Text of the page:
When trying on shoes in the store, they may feel very comfortable and look great. However, how they hold up after a few miles of running could be a very different story. Running puts a lot of stress on the feet and the body. Choosing the right running shoes is crucial in providing comfort and stability, as well as preventing injuries.

What type of running will you be doing?

You will want to choose a shoe that is made for a certain type of running. There are a few different categories of running shoes to choose from: road-running, trail-running, and cross-training. Road-running shoes are designed for pavement; trail-running shoes are designed for routes that are typically off-road and include rocks, mud, or roots; and cross-training shoes are made for the gym or Crossfit workouts.

Learn your running mechanics

Take a look at the soles from a pair of used running shoes to determine how you run. Is the wear pattern centralized to the ball of the foot a small portion of the heel? You have a natural pronation. This means that foot’s natural inward roll follows the heel at it hits the ground. You will want to look for neutral running shoes.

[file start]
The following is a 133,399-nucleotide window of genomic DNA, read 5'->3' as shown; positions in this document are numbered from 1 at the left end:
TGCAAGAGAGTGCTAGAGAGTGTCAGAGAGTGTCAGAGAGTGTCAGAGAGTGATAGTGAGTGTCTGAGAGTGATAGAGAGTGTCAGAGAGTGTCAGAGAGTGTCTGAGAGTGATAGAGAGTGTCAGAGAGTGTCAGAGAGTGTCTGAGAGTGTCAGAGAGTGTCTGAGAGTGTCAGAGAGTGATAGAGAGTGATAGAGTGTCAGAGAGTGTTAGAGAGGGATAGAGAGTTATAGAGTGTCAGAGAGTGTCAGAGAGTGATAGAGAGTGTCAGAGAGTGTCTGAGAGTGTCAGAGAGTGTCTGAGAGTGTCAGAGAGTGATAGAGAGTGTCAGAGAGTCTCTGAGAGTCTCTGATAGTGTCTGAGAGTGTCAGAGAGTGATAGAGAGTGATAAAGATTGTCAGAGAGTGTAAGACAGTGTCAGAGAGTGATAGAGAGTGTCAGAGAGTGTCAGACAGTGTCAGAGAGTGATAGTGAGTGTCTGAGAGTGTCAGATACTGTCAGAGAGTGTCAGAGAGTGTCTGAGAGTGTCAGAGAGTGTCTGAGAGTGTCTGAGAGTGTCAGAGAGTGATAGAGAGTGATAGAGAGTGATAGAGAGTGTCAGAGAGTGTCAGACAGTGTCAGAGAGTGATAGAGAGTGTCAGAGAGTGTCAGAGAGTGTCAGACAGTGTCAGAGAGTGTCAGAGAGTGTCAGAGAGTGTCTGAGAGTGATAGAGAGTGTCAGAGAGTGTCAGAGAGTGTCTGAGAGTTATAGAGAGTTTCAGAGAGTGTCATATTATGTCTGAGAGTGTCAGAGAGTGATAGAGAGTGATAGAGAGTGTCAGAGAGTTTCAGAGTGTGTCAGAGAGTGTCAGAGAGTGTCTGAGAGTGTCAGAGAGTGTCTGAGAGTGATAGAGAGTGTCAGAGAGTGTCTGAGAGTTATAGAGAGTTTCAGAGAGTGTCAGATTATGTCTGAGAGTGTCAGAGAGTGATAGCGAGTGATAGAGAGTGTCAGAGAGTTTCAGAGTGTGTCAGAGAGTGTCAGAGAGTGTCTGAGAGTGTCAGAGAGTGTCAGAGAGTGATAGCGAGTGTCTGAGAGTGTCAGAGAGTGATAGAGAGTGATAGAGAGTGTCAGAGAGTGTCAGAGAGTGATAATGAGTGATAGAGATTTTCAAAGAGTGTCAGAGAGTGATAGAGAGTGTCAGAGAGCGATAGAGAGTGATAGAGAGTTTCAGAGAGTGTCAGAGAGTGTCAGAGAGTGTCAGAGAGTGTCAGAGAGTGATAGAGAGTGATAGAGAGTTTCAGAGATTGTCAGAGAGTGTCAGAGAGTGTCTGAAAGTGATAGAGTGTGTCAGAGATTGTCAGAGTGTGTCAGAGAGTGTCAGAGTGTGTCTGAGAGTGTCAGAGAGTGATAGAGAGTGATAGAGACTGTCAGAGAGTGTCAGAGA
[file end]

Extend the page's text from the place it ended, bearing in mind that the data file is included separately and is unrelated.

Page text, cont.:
If your wear pattern shows heavily on the inside edge of your shoes, this means you have overpronation, where the foot’s natural inward roll is exaggerated. Stability shoes and motion control shoes are the type of shoes you want to look for.

Supination, or under-pronation, shows a wear pattern along the edge on the outside of your shoes. This means that the rolling of the foot is outward rather than inward. Neutral shoes and super-cushioned shoes are good for these runners, are they provide shock absorption and some arch-side support.

Try them on

Once you found a shoe that matches how you run, make sure they fit correctly. When you have the shoe on, your heel should fit comfortably and not too tight. When the shoe is laced (but not tied), you should be able to slip your feet out. If the shoe feels irritating while you are trying it on in the store, take a pass – they will feel more irritating once you start running in them.

Around your instep, the shoe should be secure and comfortable. If there is pressure or tightness here, you need more space in your shoe. As far as the width and length of the shoe, you should be able to move your foot side-to-side in the front and about a thumbnail length between your longest toe and the end of your shoe. If you are able to feel your little toe sitting on the base of the shoe, it’s too small.